Hidden Landmarks: John W. Jones Museum

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ELMIRA, N.Y. (WETM) – The John W. Jones Museum is rich in history.

The building is relatively a new museum in Elmira. The Museum and grounds are managed and maintained by a voluntary board and donations.

Currently, you can visit during the summer weekends but with more volunteer support, the schedule can be expanded.

On July 5, 1844, John W. Jones crossed a toll bridge into Elmira, New York and once in Elmira, Jones found employment.

Through his hard work, Jones quickly became an important member of the local community. In 1847, he became the church officer or employee who takes care of the church property of the First Baptist Church in Elmira, he was the caretaker of the church’s cemetery which was a position he held for 42 years.

Jones also had a side-job, he was one of the most important conductors for the underground railroad.

Jones arranged transportation for fugitive slaves on the baggage car of the Williamsport & Elmira Railroad. Through his 4 am “Freedom Baggage Car,” Jones helped hundreds of fugitive slaves escape to freedom across the border in Canada. Ultimately he helped 800 fugitives from slavery to freedom over the course of nine years.

In 1864, the Federal Government opened the Elmira Prison Camp and contracted Jones to bury the dead Confederate soldiers from the camp.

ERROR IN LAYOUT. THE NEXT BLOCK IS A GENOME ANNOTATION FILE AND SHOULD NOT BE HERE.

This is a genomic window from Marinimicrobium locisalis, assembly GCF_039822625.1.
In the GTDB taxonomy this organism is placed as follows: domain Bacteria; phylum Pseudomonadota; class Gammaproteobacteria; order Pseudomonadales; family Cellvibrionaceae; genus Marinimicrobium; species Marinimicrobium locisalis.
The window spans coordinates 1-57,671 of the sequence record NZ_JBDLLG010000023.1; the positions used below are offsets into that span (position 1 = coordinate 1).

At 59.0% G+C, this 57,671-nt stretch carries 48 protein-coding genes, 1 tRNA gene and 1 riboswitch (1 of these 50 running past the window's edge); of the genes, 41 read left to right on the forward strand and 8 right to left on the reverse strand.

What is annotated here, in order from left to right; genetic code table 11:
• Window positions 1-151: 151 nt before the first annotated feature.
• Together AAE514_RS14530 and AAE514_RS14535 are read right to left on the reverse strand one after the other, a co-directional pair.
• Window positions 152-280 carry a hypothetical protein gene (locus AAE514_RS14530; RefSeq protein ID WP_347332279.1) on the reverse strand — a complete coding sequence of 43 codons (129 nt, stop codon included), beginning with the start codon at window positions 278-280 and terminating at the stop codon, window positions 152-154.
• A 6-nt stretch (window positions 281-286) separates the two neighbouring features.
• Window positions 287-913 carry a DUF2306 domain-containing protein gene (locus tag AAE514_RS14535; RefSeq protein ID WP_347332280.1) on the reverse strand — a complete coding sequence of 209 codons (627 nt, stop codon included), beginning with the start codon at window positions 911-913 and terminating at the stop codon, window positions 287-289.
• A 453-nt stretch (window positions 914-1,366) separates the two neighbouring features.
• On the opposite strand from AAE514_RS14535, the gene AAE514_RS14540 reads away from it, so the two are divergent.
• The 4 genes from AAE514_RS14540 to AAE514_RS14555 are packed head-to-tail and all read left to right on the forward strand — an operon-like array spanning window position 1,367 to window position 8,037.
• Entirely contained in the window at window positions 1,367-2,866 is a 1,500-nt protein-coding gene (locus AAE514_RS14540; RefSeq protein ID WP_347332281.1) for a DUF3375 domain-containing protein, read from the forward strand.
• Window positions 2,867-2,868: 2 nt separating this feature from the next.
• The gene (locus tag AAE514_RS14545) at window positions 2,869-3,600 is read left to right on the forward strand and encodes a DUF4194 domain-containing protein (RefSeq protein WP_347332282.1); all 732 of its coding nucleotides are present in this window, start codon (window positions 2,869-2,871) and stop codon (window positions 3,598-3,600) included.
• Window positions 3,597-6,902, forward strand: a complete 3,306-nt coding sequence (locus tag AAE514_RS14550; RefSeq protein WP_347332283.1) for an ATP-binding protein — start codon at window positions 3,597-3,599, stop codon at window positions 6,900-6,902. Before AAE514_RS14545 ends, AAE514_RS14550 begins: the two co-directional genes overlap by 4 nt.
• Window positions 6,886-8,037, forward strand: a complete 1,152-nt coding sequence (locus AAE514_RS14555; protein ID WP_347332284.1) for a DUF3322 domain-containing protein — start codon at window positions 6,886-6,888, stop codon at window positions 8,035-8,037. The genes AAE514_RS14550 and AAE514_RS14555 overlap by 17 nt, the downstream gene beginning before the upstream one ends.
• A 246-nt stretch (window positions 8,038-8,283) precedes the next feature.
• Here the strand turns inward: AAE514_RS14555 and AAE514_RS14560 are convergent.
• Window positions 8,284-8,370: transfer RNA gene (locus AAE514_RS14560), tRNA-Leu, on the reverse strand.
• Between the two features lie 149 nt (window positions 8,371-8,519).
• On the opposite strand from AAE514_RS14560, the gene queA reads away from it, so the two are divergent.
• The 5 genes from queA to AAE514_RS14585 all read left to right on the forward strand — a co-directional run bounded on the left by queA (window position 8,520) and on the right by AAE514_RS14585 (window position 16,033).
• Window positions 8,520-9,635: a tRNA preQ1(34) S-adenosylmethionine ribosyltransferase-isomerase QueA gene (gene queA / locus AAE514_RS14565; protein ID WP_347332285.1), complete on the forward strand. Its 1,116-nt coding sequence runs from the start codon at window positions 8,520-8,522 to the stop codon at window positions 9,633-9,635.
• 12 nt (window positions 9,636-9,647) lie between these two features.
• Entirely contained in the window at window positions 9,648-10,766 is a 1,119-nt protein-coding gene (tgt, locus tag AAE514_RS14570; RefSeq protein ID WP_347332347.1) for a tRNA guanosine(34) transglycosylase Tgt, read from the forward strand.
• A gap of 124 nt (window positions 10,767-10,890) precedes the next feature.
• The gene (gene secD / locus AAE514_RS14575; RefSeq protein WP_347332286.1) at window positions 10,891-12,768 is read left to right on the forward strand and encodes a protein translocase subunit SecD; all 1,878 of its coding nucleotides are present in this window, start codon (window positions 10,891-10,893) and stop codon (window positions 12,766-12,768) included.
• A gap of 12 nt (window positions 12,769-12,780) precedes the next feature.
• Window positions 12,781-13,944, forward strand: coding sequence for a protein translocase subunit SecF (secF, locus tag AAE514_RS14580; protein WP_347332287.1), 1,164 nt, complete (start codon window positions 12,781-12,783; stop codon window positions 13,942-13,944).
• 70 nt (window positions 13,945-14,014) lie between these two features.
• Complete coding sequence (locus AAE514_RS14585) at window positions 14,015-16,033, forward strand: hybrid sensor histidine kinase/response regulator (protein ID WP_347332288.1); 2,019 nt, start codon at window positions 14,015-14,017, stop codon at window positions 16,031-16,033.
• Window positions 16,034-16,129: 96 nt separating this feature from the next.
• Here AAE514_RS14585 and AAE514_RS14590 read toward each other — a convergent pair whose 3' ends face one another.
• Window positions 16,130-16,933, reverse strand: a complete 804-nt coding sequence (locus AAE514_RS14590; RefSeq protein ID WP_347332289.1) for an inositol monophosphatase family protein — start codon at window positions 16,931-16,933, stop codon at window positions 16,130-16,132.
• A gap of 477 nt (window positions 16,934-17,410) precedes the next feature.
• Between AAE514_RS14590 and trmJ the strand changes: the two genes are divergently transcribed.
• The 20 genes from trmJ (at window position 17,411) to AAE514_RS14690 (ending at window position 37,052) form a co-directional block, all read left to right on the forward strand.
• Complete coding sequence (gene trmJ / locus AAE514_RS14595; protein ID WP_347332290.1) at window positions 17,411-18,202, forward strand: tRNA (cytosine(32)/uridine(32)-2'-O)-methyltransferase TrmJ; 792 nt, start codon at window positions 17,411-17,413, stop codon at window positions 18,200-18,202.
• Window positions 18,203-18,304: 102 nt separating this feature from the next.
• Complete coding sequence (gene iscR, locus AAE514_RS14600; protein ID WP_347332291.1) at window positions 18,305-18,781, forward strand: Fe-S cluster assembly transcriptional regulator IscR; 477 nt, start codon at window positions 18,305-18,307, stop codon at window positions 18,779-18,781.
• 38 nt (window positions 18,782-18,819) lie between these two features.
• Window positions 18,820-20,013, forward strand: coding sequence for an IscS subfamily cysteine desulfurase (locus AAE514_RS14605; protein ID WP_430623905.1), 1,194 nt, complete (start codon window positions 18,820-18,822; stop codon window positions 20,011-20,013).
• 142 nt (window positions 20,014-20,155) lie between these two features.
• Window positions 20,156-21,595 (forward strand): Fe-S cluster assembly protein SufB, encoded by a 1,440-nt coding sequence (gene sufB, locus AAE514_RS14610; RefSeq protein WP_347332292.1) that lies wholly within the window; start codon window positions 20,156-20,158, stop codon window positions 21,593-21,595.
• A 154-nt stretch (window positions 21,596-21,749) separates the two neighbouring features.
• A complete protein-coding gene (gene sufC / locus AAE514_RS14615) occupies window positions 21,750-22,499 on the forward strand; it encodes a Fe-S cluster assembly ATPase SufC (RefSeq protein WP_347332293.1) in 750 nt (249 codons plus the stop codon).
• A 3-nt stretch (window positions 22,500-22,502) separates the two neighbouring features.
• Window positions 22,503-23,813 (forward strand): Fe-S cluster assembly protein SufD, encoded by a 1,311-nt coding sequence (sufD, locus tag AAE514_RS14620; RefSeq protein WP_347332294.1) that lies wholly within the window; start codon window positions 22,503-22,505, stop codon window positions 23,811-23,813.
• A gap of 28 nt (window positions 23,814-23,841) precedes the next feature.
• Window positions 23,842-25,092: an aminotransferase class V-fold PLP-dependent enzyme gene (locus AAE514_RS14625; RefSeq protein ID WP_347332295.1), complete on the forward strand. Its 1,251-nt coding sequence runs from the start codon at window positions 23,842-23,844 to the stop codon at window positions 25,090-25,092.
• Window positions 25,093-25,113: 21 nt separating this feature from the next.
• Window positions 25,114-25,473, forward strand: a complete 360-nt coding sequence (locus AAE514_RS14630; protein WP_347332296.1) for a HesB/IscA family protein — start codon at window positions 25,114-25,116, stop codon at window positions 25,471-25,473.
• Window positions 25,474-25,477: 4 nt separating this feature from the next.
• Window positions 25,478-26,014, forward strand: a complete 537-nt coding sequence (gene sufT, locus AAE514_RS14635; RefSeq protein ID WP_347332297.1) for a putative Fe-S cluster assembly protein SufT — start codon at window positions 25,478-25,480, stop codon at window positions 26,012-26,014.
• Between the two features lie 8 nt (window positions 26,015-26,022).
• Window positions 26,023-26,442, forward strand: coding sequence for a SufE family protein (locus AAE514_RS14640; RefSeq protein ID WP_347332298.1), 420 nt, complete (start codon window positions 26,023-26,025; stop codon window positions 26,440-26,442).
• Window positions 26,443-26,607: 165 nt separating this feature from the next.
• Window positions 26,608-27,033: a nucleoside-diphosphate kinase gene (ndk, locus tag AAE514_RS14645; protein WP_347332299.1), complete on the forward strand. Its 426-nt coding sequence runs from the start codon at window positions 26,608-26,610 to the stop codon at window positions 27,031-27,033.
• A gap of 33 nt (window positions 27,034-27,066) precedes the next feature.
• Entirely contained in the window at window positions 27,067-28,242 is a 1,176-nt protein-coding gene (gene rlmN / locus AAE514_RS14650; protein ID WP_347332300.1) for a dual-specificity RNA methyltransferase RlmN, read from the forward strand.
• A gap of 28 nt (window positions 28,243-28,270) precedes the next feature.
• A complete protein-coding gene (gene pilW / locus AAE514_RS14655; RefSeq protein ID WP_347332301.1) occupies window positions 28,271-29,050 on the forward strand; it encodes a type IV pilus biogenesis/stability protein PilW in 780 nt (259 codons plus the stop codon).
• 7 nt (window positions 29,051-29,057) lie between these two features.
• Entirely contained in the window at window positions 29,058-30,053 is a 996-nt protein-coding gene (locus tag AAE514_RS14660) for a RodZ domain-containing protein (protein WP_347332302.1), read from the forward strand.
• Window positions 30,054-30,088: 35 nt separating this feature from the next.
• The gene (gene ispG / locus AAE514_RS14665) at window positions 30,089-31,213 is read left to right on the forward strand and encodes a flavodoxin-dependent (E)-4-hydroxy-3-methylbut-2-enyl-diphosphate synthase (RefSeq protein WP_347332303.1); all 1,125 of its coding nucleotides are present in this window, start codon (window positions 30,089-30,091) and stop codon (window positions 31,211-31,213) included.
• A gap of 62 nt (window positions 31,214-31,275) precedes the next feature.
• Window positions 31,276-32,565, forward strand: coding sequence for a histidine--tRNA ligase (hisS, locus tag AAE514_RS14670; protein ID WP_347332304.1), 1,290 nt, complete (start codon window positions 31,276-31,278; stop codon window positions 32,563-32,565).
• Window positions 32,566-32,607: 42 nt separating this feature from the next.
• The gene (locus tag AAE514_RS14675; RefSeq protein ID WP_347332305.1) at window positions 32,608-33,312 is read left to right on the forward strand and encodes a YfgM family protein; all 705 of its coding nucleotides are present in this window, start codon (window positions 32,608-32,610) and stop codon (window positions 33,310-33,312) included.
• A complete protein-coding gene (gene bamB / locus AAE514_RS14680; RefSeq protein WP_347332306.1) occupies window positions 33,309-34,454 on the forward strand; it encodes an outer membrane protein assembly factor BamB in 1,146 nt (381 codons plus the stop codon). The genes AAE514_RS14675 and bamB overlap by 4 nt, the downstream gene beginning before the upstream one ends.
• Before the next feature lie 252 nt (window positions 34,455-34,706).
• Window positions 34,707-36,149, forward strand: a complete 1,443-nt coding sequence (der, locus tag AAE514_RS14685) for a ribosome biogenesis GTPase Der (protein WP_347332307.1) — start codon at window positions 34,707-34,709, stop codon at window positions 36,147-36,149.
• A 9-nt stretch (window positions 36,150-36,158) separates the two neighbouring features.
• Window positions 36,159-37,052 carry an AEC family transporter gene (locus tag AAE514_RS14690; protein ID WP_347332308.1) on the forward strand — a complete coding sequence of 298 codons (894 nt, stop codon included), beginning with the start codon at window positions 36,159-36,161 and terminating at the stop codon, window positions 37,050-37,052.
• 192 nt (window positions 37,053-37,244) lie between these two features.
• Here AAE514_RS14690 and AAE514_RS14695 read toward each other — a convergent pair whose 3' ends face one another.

Between the summers of 1864 and 1865, nearly 3,000 Confederate prisoners died at the Civil War prison camp in Elmira.

Jones buried nearly 3,000 Confederate soldiers in Woodlawn Cemetery.

Unlike many other prison camps in the North and South where little care was usually taken with prisoner burials. Jones took extremely detailed records of where each soldier was buried, and took great care in individually burying each man.

Jones also provided each grave with a small wooden headstone.

Jones’s effort to give each soldier an individual grave, as well as his meticulous record-keeping, was a big part of why the federal government designated the P.O.W. portion of Woodlawn a “National Cemetery” in 1877.

In fact, when representatives of the Daughters of the Confederacy came to Elmira at the turn of the century to consider repatriating the remains, Jones’s handiwork convinced them to touch not a blade of grass.

There are lessons that John W. Jones is still waiting to teach us, we just need to listen a little closely.

Copyright 2020 Nexstar Broadcasting, Inc. All rights reserved. This material may not be published, broadcast, rewritten, or redistributed.

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